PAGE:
Figure 2

Number of different counties represented in HIC information requests about mental health, pain, and substance abuse

Bar chart showing number of different counties represented in HIC information requests about mental health, pain, and substance abuse


We found that HIC information requests mirrored the timeline of the opioid epidemic as well as the needs of our region. For example, the 2015 increase in information requests about pain and substance abuse preceded a 20% increase in total drug overdose fatalities in 2016 [15]. Additionally, the declaration of the opioid epidemic in 2017 coincided with a spike in the number of pain and mental health information requests that year. Furthermore, a 2019 UTMC community health needs analysis identified substance abuse and mental health as 2 of the top 4 needs for the service area [16], demonstrating another link between the increase in HIC information requests and the needs of the community.

There are likely many factors that influenced the number and type of information requests by patrons at the HIC. First, there was the move inside the hospital, which placed the library on the first floor of the hospital and began a shift from primarily phoned information requests to in-person, or “walk-in,” requests. Second, UTMC began to change some patient care practices, such as creating an opioid consent form for patients who were prescribed opioids that further alerted patients to the risks of using these drugs. The implementation of this consent form and increased awareness of risk might have led patients and their family members to seek more information, possibly increasing the number of information requests about pain-related topics, such as alternative pain treatments, in 2017.

Similarly, in 2018, patients with intravenous drug use–associated infections were restricted to their floors and had restrictions placed on visitation. This might explain the decrease in substance abuse questions that year, as patients could not visit the HIC and might not have learned about the health information service. Third, increased coverage of the opioid epidemic by the news media might have been involved in increasing patron requests by increasing awareness of the problem. In an analysis of news coverage of the opioid epidemic from 2007 to 2016, Kennedy-Hendricks et al. found that there was a slight uptick in coverage in 2012 before a much larger increase in 2015 and 2016 [17], which could explain why we observed increases in information requests about pain starting in 2015.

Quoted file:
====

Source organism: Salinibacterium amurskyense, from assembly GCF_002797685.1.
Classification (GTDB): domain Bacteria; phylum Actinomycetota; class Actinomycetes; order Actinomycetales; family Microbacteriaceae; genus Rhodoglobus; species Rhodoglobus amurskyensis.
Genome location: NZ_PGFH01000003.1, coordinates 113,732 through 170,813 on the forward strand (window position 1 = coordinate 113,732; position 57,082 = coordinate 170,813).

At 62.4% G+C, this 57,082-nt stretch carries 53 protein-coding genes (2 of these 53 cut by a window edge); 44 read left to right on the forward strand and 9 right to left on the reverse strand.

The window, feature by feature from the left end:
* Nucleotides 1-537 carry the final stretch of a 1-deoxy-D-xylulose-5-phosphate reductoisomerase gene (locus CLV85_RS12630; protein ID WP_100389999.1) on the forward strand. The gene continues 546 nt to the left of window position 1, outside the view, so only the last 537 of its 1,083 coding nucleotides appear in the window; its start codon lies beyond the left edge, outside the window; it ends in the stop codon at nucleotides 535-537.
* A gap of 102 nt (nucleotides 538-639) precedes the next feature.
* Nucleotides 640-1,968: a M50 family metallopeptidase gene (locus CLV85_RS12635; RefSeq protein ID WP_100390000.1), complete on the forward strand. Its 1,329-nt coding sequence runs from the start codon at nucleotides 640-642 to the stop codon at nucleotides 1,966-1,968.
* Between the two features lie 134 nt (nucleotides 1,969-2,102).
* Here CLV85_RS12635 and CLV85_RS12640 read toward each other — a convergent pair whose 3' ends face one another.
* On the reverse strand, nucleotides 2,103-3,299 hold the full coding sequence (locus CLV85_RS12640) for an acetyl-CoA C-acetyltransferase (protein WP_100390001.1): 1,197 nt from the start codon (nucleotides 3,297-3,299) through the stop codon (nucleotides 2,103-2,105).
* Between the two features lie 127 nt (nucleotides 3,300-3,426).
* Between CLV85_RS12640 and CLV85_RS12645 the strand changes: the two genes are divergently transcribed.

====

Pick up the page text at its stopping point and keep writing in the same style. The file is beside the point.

As this epidemic unfolded, we learned that patients and family members might feel uncomfortable asking about substance abuse and might instead request information about pain. Therefore, it is important for libraries to have easily accessible research guides about the opioid epidemic or books about substance abuse in case patrons feel reluctant to ask library staff for information. Based on the volume of information requests that we received, we added books on addiction, substance abuse, and pain to our consumer health collection. Although these books can be checked out, the HIC also offers comfortable seating for reading as well as free copying so that patients or family members can browse the books without informing library staff of their selection. To further bring awareness to mental health and substance abuse, an information table has been set up at the front of the library. Books on these topics are displayed as well as hand outs and a brochure advertising our health information services. MedlinePlus magazines are also available—specifically the summer 2019, fall 2019, and winter 2019 issues that addressed mental health and opioids [18]. The television monitor located in the HIC also displays slides on mental health and substance abuse with general facts.

We have also focused outreach on areas in the hospital that may be more populated with individuals affected by the opioid epidemic. Librarians have partnered with the neonatal intensive care unit (NICU) to bring the HIC to the family waiting room for one day every two months to provide health information and books related to the NICU, mental health, and substance abuse [19]. The space allows a table on which books, information resources, and an iPad for live searching are displayed, with a librarian available to help. It is especially important to partner with the NICU because approximately 20% of babies in the UTMC NICU have neonatal abstinence syndrome [20] and are withdrawing from opioids [21]. Librarians have also collaborated with inpatient surgery and day surgery departments to bring the HIC to their waiting rooms one day a month to provide patients and family members with information on pain management. Lastly, the Cancer Institute has also hosted the library 1 day every 3 months to provide patients and family members health information on cancer as well as pain management [19]. These outreach events are ongoing.